Addressing Animal Abuse: Notes from the Field
Deputy Executive Director, National Sheriffs’ Association
How did you first get interested in working in the area of animal abuse prevention and/or intervention?
About a year ago my daughter opened my eyes to the scope of animal maltreatment. I started doing research and realized how big a problem animal abuse truly is. Since then I have been on a mission to bring attention to this issue. I want to educate law enforcement about the issue and the critical role they can play in ending animal cruelty.
Tell us about your work.
One of the biggest problems is that we don’t have statistics on animal abuse. The National Sheriffs’ Association is currently working with the FBI Criminal Justice Information Services (CJIS) to add animal cruelty to the Uniform Crime Report. We have made presentations to a number of working groups and will present to the Advisory Policy Board in June. Following that review, we hope the Board will make a recommendation to the Director of the FBI to add animal cruelty to the Uniform Crime Report. This would be a major milestone for animal advocates. Although it will take several years to accumulate good data, once we do I’m confident it will be clear that we must take animal abuse seriously. Another piece of my work is the National Coalition on Violence Against Animals (NCOVAA), which under the leadership of the National Sheriffs’ Association held its first meeting this past January. The coalition currently includes more than 100 members representing a wide array of disciplines and local, state and national organizations. Our mission is to use our collective resources to reduce violence against animals and its harmful effects on children, families, and society.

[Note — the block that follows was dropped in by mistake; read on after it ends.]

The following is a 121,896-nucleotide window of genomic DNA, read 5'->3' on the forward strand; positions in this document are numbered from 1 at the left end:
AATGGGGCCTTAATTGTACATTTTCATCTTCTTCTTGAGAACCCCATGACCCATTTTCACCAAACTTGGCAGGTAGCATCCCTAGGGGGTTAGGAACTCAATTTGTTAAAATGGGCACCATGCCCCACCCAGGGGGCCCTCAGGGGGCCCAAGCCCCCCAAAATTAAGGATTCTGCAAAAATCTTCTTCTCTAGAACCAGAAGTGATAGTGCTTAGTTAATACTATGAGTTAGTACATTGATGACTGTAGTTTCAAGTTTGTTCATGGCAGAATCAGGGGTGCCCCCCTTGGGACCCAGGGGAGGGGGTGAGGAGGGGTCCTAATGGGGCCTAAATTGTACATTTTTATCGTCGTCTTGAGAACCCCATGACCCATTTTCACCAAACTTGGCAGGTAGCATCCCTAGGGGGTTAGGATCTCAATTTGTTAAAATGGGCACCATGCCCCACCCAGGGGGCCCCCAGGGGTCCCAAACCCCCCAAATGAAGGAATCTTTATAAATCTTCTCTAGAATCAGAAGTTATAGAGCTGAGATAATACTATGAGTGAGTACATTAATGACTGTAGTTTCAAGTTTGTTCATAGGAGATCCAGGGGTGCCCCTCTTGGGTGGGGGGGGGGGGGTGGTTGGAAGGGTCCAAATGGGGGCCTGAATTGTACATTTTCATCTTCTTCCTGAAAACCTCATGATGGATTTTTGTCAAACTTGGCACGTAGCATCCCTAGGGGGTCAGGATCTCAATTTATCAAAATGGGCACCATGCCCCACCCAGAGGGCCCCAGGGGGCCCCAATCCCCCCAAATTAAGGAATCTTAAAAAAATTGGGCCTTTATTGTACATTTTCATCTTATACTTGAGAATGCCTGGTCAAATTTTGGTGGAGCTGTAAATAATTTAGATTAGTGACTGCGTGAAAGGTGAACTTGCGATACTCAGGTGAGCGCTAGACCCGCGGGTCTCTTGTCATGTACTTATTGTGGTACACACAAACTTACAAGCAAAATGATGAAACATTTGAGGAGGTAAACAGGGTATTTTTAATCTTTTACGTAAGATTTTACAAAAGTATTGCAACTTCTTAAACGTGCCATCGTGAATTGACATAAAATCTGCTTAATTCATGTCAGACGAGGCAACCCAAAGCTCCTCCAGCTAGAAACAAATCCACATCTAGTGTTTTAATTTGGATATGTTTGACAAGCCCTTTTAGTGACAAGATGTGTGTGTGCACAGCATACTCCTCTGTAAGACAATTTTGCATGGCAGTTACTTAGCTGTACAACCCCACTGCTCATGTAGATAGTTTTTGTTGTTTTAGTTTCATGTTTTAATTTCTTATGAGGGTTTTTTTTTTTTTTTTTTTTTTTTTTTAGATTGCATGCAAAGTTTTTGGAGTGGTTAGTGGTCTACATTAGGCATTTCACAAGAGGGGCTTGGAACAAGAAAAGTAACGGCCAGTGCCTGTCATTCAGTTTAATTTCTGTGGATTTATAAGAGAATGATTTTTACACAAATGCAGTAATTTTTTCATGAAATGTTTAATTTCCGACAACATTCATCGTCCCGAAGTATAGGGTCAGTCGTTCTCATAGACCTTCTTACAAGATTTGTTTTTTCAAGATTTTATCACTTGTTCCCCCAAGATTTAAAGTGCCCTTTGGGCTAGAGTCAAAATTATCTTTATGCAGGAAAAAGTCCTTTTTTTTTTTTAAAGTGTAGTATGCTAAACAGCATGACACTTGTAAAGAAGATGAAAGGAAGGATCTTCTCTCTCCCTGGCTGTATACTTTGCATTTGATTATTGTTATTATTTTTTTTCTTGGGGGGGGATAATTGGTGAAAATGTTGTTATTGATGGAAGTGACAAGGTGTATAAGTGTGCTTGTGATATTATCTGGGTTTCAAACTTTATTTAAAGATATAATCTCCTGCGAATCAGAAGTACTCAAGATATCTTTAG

Sometimes there is tension between people whose focus is animal welfare and people whose focus is human welfare. What have you learned about making connections between groups with different priorities?
Actually, I have been on both sides. Prior to getting involved with my current work to end animal abuse, I was on the child side fighting child pornography. Both issues are dear to me. I think part of the problem is that there are limited resources and everyone who is an advocate is fighting for the same dollar. Honestly, though, I don’t think anyone who is truly an advocate would discount another advocate’s priorities. Anyone who would discount the work of another isn’t a true advocate.
What have you learned from the successes and setbacks you have encountered in your work?
I’ve learned that our work is just the tip of the iceberg. There’s so much more to do. Sometimes it’s frustrating that we can’t make more change more quickly. I need to remind myself that we have accomplished something if we can help one animal or if the coalition becomes a force for change or if law enforcement starts to record animal crimes.
This can be a challenging field. What sustains you in your work?
My motivation is my dog, Mr. PO. Not being a lifelong animal lover, I never really connected with the animal world. In the 1970’s I worked as a Military Police Canine Handler, but my relationship with my dog was a working relationship. My connection to Mr. PO opened me up to a completely different relationship with an animal. When I see cases of child pornography or a dog that has frozen to death because he was left outside, that sustains me. I know we have to keep working. I know I can’t save the whole world, but every time I urge someone to become an advocate that keeps me going.